Scan any packaged food item and you’re likely to be bombarded with various labels touting the food inside. Certified Organic, Non-GMO, hormone-free, gluten-free and others can sometimes leave you feeling like you need a PhD in labeling laws to decode what they all mean. Now, a new slew of food labels has entered the market, which may further add to the confusion. Here’s what you need to know about each.
Certified R.A.W. and C.L.E.A.N.
R.A.W. stands for real, alive and whole; describing both plant foods and animal foods- if they’ve been humanely harvested. R.A.W. foods are 100% free from GMO’s, with most of the ingredients also being organic.
To use the R.A.W. label, a food needs to be processed below 212 degrees (or not processed at all) to keep intact as many enzymes as possible. Raw foodies believe that keeping foods in this state preserves the bioavailability of vitamins, minerals and other phytonutrients.
Additionally, R.A.W. labeled foods must be produced in a facility that has a HACCP plan in place. HACCP, or hazard analysis critical control point, is food industry lingo for a standard way of producing food that minimizes biological, chemical and physical risks. While most food companies already have these standards in place, it’s assurance to consumers that even small shops are confirming their ‘raw’ foods are safe to eat.
C.L.E.A.N stands for conscious, live, ethical, active and nourishing. It’s similar to the above R.A.W. label except it doesn’t require an upper limit of 212 degrees F.
From a food science perspective, it is difficult to label a processed food as ‘natural’ as even minimal processing will change the structure and is therefore no longer the natural product of the earth. Therefore, the FDA has no formal definition for the term natural, though that will likely change in coming years. That said, the agency has not objected to using the term natural if the food does not contain any added color, artificial flavors or synthetic substances.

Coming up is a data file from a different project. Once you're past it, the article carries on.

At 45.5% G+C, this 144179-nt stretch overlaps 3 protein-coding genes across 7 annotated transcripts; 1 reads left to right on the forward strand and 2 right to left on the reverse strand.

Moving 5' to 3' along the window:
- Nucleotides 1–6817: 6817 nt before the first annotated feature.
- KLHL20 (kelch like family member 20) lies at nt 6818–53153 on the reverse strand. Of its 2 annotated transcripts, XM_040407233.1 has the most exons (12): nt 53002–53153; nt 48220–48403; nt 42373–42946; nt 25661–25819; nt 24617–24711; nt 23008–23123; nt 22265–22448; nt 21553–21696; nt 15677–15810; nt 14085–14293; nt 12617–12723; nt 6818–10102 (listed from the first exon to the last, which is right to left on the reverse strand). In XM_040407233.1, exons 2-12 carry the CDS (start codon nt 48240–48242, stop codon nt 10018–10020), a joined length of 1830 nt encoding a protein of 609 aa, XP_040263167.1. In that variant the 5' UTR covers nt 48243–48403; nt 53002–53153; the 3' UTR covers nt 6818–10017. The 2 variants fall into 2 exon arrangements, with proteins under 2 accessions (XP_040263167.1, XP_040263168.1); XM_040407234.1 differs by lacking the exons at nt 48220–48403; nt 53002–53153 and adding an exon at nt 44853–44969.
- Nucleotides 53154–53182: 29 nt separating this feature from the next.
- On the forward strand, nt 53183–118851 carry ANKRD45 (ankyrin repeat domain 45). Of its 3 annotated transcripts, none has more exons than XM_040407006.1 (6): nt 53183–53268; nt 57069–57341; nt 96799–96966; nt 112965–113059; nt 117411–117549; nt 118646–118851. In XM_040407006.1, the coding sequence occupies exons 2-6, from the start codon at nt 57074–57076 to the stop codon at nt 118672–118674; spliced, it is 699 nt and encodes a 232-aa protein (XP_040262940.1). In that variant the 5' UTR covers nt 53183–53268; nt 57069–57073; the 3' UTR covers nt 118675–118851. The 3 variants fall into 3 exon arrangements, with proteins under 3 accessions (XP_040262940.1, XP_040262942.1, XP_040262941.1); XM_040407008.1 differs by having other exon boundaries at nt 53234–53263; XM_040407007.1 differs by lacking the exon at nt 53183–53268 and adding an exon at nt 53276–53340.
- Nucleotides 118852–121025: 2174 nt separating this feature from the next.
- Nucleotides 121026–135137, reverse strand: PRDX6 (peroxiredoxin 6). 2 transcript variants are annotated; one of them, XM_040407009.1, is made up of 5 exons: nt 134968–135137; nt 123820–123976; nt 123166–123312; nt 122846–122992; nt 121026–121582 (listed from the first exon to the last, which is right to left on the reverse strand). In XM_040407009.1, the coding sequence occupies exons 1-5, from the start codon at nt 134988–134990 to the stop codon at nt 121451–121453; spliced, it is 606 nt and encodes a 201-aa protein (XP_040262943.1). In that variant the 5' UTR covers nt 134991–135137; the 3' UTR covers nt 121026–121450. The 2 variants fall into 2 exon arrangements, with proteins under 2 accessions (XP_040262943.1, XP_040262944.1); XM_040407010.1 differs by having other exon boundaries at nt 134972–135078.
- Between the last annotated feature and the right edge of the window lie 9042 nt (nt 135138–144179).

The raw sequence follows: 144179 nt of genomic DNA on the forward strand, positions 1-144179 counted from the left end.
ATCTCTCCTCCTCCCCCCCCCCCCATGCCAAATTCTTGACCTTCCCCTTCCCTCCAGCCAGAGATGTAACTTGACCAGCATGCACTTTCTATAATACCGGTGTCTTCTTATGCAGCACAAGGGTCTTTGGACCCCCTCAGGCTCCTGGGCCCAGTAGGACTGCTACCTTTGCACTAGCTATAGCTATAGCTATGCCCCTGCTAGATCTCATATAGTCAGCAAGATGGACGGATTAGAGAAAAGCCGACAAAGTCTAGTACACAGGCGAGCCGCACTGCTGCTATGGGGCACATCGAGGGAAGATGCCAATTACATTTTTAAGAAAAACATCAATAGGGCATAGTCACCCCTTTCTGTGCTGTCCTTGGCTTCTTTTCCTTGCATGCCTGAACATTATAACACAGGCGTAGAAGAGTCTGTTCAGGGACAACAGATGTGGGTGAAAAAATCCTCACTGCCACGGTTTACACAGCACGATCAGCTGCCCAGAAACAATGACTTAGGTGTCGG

Seeing the natural label on foods doesn’t address any food production methods or absence of pesticides, pasteurization, irradiation and the like though it does mean that nothing artificial or synthetic has been added to the food that would not normally be expected in it.
One of the downsides in gaining a certified organic label is that the process takes three years and can be too costly for smaller farms and companies. It’s why roughly 1% of U.S. farms are certified organic, even though organic demands continue to grow at a rapid rate.
Certified transitional identifies farms and foods that are in the process of becoming certified organic. It lets consumers know they they are using organic farming practices, even if their land is not fully organic yet. Instead of the traditional requirement that the farmland needs to be free from synthetic pesticides and fertilizers for three years, transitional farms only need to be free for one. Then, after two additional years being certified transitional, farms can become certified organic.
While this label is still fairly new to the market, it’s estimated that this label will increase in popularity in the years to come as the demand for organic items continues to grow.